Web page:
Puya Peppers: At a Glance
The word “puya” in Spanish means a pointed stick or tip of a spear. This term refers to the pepper’s thin, pointy shape. Puya peppers are mildly hot, ranking at about 7,000 on the Scoville scale, a measurement of pungency named after the scale’s inventor and pharmacologist, Wilbur Scoville. The Scoville scale increases with the amount of capsaicin a food contains. Bell peppers contain no capsaicin and have a Scoville rating of zero, while the Carolina Reaper pepper achieves a rating of 2,200,000!
Hotter than jalapeño peppers, and about double that of guajillo peppers, puya peppers have a fruity flavor, with a hint of cherry that is favored in hot salsas and other Mexican recipes. They can also be used in any recipe where their fruity heat adds just the right touch.
Cooking with Puya Peppers
Puya peppers are slightly smaller than guajillo peppers, with a flavor that is complementary to the cranberry crispness of the guajillo pepper. Puya peppers can be substituted in those recipes that call for guajillos. Whole dry puya peppers are typically chopped, broken into flakes or ground into powder for use in cooking.
- Salsa recipes are some of the simplest uses of puya peppers. Whole, dried puya peppers are lightly toasted, boiled to soften, and blended with other ingredients for a salsa that will keep in your refrigerator for several days. A small amount can add just the right heat to breakfast, lunch, and dinner.
- Puya peppers are welcome guests in a traditional three peppers stew (guisado a los tres chiles), where they can either replace guajillo peppers or balance guajillos and anchos as the third pepper in the recipe. The combination of three complementary peppers pulls together the pork, beef, or chicken with the sesame seeds, garlic, cumin, and onion included in this stew.
- Mole sauce offers a unique chocolate-based topping for meats, enchiladas or anywhere your creativity may take you. Puya peppers can substitute for guajillo peppers in mole sauce, working well with the peanut, raisin, and dark chocolate flavors.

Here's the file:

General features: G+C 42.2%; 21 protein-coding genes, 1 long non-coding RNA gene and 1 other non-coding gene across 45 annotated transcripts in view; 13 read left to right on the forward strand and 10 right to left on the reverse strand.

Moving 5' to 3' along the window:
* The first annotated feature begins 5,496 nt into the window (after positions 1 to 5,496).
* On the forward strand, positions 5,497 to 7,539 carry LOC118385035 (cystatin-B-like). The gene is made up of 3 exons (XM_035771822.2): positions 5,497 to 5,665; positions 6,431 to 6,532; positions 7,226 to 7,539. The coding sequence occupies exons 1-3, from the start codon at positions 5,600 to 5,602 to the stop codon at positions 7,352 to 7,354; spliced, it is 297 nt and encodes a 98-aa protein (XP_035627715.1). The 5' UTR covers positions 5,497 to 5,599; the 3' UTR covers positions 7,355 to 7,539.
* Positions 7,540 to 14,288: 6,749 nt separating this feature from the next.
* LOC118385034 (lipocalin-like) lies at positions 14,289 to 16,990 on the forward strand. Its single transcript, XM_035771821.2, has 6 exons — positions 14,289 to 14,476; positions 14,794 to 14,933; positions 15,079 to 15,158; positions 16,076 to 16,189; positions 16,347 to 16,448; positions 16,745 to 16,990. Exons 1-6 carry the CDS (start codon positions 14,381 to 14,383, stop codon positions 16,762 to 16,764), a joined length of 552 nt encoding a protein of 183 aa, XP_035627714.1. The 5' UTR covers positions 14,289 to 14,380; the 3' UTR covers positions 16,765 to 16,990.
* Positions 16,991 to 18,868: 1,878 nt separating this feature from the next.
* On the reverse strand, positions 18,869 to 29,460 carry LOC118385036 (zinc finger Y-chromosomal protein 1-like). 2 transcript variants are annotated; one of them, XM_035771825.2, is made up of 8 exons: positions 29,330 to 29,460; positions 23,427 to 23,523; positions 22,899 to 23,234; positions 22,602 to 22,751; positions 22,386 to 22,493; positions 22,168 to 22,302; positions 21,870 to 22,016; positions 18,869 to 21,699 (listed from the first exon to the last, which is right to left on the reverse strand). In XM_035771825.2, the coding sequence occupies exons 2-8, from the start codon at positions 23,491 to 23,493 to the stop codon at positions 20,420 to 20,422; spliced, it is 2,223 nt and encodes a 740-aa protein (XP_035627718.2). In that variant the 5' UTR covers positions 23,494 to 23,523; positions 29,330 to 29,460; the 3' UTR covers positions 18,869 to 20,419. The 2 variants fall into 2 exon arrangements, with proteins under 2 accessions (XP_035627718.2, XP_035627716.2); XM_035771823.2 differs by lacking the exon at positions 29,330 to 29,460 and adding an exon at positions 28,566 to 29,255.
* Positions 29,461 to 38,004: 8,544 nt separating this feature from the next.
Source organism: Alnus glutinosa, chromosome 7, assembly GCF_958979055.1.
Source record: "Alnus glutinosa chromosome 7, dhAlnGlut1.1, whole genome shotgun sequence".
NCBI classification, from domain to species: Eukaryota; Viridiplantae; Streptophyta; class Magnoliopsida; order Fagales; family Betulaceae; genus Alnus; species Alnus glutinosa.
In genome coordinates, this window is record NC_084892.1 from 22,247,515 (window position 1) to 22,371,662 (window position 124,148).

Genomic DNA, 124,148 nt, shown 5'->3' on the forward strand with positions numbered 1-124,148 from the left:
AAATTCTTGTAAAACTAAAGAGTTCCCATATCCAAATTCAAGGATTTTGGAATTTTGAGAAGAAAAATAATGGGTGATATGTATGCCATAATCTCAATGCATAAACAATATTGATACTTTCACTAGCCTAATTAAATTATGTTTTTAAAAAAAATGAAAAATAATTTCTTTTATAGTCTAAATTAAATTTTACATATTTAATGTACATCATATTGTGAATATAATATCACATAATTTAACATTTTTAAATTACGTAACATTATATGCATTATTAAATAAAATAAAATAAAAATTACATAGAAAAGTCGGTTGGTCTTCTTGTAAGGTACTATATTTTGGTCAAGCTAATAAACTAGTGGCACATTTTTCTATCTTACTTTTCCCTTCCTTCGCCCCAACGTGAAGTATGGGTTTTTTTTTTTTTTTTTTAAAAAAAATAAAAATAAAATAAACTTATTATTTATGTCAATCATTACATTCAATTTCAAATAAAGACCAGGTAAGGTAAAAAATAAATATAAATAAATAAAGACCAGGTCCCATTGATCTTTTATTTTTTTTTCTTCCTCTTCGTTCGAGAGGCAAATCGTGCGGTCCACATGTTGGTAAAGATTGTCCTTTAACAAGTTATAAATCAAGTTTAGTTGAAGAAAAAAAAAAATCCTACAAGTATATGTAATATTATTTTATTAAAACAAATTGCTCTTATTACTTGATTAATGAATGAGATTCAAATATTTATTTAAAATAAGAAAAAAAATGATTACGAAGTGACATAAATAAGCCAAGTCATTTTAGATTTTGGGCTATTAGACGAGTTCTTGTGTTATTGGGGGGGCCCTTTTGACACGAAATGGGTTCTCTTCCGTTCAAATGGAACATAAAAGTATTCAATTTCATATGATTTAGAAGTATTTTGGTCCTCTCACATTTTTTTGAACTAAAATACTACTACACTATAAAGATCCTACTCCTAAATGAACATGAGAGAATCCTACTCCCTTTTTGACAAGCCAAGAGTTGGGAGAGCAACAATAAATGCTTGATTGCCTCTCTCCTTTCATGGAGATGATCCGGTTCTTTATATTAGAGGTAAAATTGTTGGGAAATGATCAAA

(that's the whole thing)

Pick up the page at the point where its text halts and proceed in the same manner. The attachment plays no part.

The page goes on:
- Puya peppers work well as a general purpose seasoning. Grind and sprinkle some onto pizza to give your slice a more nuanced flavor than the crushed red pepper found in your local pizzeria. A dusting of ground puya peppers over simple desserts such as ice cream and chocolate cake will add a novel pepper sweetness and heat.
Puya Peppers: History and Origination
Peppers of all types have been grown for ages in the welcoming climate of Central and South America, Mexico, and the West Indies. Explorers of these regions such as Christopher Columbus brought peppers back from their travels to Europe. These plants then migrated further through trade activities, before returning to the Americas with the Europeans, during the period of colonization.
Cultivation of Puya Peppers
Peppers can grow very well with basic care and attention to several details. The commercial production of peppers requires reliable, direct sunlight, sandy soil that drains well, and plenty of organic material.
Peppers need moderate watering but don’t need much fertilizer and have good natural resistance to insects and disease. In areas with challenging growing conditions such as Ethiopia, researchers have found that dry coffee husk and dry vetiver grass mulches can improve the quality and quantity of certain pepper varieties.
Grown from seeds, pepper plants require a temperature of at least 70 degrees Fahrenheit for germination. Pepper plants from seeds are ready to transplant in two to three weeks and if sown indoors may require a “hardening off” period during which time the seedlings are gradually acclimated to the outdoor environment.
Typically planted in rows from twelve to eighteen inches apart, sweet pepper seedlings can mature in one to three months but hot peppers can take up to five months to mature with fruit.
Harvesting peppers earlier results in higher yields because the plants create new flowers to produce more fruit and seeds. Puya peppers, however, are typically picked late into their maturity when their flavor peaks, and dried to their characteristic deep red color, which inclines toward purple.
About Our Puya Peppers
Our Puya peppers are grown in New Mexico, an area of the world where peppers of all kinds have been cultivated for centuries, due to a particularly favorable climate and very suitable soil.
As of 2007, New Mexico was responsible for over half of the total chile pepper production in the United States. These peppers alone are in the top six crops of all produce that generate significant revenues and employ thousands of workers from Santa Fe to the Hatch and Rio Grande valleys.
Pepper farming is so important to New Mexico culture that the state is home to the only nonprofit, international Chile Pepper Institute, which is located on the New Mexico State University campus in Las Cruces!